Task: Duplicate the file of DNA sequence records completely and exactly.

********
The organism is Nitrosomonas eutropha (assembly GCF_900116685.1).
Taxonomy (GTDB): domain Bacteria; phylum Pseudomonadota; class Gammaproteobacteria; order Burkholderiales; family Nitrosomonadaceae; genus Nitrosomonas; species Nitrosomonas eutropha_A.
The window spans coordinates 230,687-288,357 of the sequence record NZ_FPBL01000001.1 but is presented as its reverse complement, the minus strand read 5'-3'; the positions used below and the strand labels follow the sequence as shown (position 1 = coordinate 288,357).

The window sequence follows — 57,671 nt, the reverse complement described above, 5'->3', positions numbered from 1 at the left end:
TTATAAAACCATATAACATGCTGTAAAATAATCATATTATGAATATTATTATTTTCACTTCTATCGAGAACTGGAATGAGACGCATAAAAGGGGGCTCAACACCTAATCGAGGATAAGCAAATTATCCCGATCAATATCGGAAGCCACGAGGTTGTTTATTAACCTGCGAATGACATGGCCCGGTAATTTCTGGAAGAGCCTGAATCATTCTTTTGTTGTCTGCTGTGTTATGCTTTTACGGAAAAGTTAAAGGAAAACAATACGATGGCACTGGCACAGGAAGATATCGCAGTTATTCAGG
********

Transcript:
The organism is Nitrosomonas eutropha (assembly GCF_900116685.1).
Taxonomy (GTDB): domain Bacteria; phylum Pseudomonadota; class Gammaproteobacteria; order Burkholderiales; family Nitrosomonadaceae; genus Nitrosomonas; species Nitrosomonas eutropha_A.
The window spans coordinates 230,687-288,357 of the sequence record NZ_FPBL01000001.1 but is presented as its reverse complement, the minus strand read 5'-3'; the positions used below and the strand labels follow the sequence as shown (position 1 = coordinate 288,357).

The window sequence follows — 57,671 nt, the reverse complement described above, 5'->3', positions numbered from 1 at the left end:
TTATAAAACCATATAACATGCTGTAAAATAATCATATTATGAATATTATTATTTTCACTTCTATCGAGAACTGGAATGAGACGCATAAAAGGGGGCTCAACACCTAATCGAGGATAAGCAAATTATCCCGATCAATATCGGAAGCCACGAGGTTGTTTATTAACCTGCGAATGACATGGCCCGGTAATTTCTGGAAGAGCCTGAATCATTCTTTTGTTGTCTGCTGTGTTATGCTTTTACGGAAAAGTTAAAGGAAAACAATACGATGGCACTGGCACAGGAAGATATCGCAGTTATTCAGG